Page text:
7. The plaintiff's further case is that Ramani Kishore on behalf of himself and as executor to the estate of his brother Nalini Kishore ousted the remaining co-sharers who had interest in this mouza as a result of the butwara proceedings and acquired the remaining shares by adverse possession. The case of the defendant also is that the remaining co-proprietors of the said mouza who were proprietors of the aforesaid six taluks which we have mentioned above had lost their title. According to the plaintiff therefore, the plaintiff and Ranada, the defendant, are the only persons who have interest in this mouza. According to the defendant, he alone has 16'annas interest in this mouza. The defence of defendant 1 with respect to this mouza was put before the lower Court on this basis that as the lands were jungle lands and incapable of possession, the lawful title even to the 3 annas 6 gds. 2 karas and 2 krants share of the common ancestor of the parties was lost because that common ancestor did not exercise any act of possession. Neither in his written statement nor in the evidence is it alleged that the common ancestor was ousted by anybody else. On no principle of law could that extreme position be maintained and that position accordingly has not been sought to be maintained before us by Mr. Chowdhury. Mr. Chowdhury puts his argument in three compartments. He says that the plaintiff is entitled to 1 anna 13 gds. 1 kara 1 krant share in this mouza and the remaining share must be taken to belong to Ranada. 1 anna 13 gds. 1 kara 1 krant share belongs to him as lawful owner and the rest belongs to him because his father acquired for himself title by adverse possession to a good portion of the remaining share and he himself had acquired by adverse possession title to the remaining 6 annas share.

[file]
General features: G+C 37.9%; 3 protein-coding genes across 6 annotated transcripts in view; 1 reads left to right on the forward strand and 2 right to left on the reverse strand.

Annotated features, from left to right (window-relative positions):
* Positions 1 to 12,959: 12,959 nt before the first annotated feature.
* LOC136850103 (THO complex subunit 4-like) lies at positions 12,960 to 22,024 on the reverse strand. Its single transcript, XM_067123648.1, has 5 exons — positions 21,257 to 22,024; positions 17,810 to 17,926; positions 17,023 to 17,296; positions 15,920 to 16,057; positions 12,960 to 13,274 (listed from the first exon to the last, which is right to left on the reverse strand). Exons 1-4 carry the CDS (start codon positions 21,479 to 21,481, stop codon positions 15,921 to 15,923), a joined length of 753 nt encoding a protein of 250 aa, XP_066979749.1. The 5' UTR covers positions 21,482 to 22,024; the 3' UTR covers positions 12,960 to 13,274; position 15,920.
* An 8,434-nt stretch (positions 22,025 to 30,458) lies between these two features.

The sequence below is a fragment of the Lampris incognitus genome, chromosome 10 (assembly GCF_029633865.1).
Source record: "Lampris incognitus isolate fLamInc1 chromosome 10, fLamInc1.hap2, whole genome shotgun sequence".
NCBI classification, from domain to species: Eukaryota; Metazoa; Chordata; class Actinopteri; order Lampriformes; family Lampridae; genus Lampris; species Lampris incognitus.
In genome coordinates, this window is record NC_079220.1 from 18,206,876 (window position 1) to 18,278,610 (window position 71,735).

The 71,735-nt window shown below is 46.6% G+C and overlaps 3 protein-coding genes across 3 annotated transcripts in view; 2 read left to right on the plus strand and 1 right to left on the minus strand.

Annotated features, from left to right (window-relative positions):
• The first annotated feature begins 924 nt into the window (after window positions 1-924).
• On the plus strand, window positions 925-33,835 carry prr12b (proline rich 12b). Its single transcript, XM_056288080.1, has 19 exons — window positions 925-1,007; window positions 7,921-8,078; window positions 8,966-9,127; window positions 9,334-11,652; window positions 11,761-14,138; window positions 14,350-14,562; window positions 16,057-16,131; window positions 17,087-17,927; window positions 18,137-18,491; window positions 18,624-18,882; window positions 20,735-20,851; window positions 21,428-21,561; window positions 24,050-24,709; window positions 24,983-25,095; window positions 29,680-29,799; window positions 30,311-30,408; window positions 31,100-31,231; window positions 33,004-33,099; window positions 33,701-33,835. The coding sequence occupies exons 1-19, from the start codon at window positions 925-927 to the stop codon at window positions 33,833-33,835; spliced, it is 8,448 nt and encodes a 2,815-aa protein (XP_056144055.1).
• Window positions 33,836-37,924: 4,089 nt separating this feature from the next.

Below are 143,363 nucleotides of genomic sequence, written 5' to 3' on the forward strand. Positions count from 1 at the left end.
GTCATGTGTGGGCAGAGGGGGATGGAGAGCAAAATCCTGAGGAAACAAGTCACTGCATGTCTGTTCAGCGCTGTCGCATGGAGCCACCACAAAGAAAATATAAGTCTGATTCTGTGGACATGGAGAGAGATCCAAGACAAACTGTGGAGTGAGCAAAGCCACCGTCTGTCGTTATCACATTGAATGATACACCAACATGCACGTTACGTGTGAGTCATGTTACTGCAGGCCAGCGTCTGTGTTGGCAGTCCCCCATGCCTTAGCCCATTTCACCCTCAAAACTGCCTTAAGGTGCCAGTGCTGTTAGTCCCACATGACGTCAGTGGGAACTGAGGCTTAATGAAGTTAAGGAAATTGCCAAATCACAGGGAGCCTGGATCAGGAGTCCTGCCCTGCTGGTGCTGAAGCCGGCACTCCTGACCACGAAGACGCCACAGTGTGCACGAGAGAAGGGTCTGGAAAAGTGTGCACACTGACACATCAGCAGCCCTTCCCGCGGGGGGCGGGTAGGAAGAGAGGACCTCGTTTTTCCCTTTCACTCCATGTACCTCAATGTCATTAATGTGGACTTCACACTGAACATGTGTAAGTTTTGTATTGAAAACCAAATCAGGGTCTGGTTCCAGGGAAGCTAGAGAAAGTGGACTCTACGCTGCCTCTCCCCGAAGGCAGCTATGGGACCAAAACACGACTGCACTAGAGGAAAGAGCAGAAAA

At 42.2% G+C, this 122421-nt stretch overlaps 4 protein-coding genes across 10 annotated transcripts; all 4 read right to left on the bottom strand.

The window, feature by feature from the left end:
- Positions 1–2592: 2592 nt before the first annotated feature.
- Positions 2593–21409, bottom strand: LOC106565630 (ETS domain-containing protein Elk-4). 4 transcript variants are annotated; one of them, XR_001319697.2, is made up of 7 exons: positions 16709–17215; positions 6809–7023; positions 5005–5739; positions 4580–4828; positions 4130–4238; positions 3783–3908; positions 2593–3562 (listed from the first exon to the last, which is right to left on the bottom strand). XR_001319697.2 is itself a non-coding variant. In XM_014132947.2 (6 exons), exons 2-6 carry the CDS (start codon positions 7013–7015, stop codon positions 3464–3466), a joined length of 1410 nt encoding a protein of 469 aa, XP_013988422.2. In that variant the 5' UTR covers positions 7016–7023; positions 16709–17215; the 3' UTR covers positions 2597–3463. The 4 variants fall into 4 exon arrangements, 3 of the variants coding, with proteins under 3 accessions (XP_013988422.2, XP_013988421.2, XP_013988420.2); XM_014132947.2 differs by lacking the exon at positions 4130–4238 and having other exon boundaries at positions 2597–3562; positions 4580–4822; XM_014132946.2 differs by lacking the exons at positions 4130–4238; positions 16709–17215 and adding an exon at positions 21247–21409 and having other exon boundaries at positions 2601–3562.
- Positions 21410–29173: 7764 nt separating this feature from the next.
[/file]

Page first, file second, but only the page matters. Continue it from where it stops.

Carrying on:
8. With regard to his contention that the plaintiff should not be given any share in excess of 1 anna 13 gds. 1 kara 1 krant he is met by a document which is conclusive against him. In the year 1910, Ramani Kishore for self and as executor to the estate of his brother Nalini Kishore sued a collecting agent of his of the name of Jamini Kishore Mallik for accounts. In para. 1 of the plaint, he made a clear admission that 10 annas of Samagram belonged in equal shares to his estate and to the estate of his brother. That is a clear statement that he prescribed against the other lawful owners both in his individual capacity and as executor to the estate of his brother. There is evidence on the record that for the purpose of acquiring title by adverse possession money had to be spent. There were the costs of reclamation and other costs which had to be incurred for the purpose of putting out the other lawful owners who had the remaining share in the land. The evidence is conclusive that Ramani had no separate funds of his own. Whatever came from the estate of his brother and of his own estate were pooled together and formed one fund and all moneys used to be spent from this common fund.